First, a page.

A new report from the American Association of University Women (AAUW), “Why So Few? Women in Science, Technology, Engineering, and Mathematics,” examines the social and environmental causes underlying the under-representation of women in science, technology, engineering and mathematics (STEM) fields. In the last several decades, girls have been catching up to boys in terms of elementary, middle, and high school science and engineering courses, and nearly the same number of girls as boys graduate from high school prepared to study science or engineering in college. Yet, research findings indicate that popular beliefs about intelligence, stereotypes, college environments, and implicit bias still contribute to the gender imbalance in science and engineering.
The AAUW report considers the factors limiting participation and provides recommendations for parents, teachers, and faculty. Among the recommendations for reducing the gender gap: societal and educational changes must begin early in life and extend throughout a women’s professional life. First, girls must be taught that they can excel in STEM careers. Parents and teachers can foster the idea that intellectual skills are acquired and strengthened with practice, and should discuss negative stereotypes of women and expose girls to positive female role models in science and engineering careers. At the collegiate level, departments should actively recruit female STEM majors, emphasize real-life applications in STEM courses, and create faculty-student support groups. Colleges and universities can increase the number of female faculty in STEM fields by assessing departmental cultures, implementing mentoring programs for junior faculty, and providing child care and allowing parental leave.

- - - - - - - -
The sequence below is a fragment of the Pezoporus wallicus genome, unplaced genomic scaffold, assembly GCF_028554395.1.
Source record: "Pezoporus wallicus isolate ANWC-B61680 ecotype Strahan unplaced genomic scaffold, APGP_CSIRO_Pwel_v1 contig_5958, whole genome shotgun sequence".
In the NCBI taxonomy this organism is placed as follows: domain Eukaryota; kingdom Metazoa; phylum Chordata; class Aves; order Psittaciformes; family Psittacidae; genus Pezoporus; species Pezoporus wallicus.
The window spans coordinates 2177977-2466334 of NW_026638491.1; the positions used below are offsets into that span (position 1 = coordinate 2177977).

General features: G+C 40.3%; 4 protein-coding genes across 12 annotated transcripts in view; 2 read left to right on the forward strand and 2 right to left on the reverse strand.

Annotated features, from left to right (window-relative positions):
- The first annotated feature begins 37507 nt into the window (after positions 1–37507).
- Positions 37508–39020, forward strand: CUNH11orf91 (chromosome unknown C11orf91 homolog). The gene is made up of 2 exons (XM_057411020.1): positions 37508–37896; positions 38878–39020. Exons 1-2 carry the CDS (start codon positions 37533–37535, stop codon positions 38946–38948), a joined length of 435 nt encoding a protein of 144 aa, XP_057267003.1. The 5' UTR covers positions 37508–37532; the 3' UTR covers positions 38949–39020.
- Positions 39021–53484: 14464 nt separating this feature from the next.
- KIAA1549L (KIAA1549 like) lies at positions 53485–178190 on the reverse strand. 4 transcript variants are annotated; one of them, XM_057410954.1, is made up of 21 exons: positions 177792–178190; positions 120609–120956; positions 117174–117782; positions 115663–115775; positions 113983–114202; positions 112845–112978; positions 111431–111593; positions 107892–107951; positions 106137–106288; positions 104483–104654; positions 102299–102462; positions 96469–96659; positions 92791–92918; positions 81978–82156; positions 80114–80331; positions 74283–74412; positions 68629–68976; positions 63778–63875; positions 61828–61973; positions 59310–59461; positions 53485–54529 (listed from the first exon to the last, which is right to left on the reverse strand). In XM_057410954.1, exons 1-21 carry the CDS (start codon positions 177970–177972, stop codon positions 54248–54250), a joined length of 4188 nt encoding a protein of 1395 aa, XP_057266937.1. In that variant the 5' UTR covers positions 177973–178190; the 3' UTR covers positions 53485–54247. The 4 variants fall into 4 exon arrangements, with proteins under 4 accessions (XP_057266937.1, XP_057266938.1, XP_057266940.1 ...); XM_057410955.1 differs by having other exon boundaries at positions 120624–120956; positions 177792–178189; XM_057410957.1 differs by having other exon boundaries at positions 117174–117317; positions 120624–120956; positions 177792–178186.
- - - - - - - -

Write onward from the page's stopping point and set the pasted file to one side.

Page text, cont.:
The recommendations in the AAUW report differ from those of a 2006 National Academy of Sciences report, “Beyond Bias and Barriers: Fulfilling the Potential of Women in Academic Science and Engineering.” That report largely focused on the role of university and departmental administrators in changing their institution’s hiring, tenure, and promotion policies in order to actively eliminate gender bias.
The AAUW report is available at http://www.aauw.org/research/whysofew.cfm. A Washington Watch article from BioScience that describes the 2006 NAS report is available at http://www.aibs.org/washington-watch/washingtonwatch2006_11.html.
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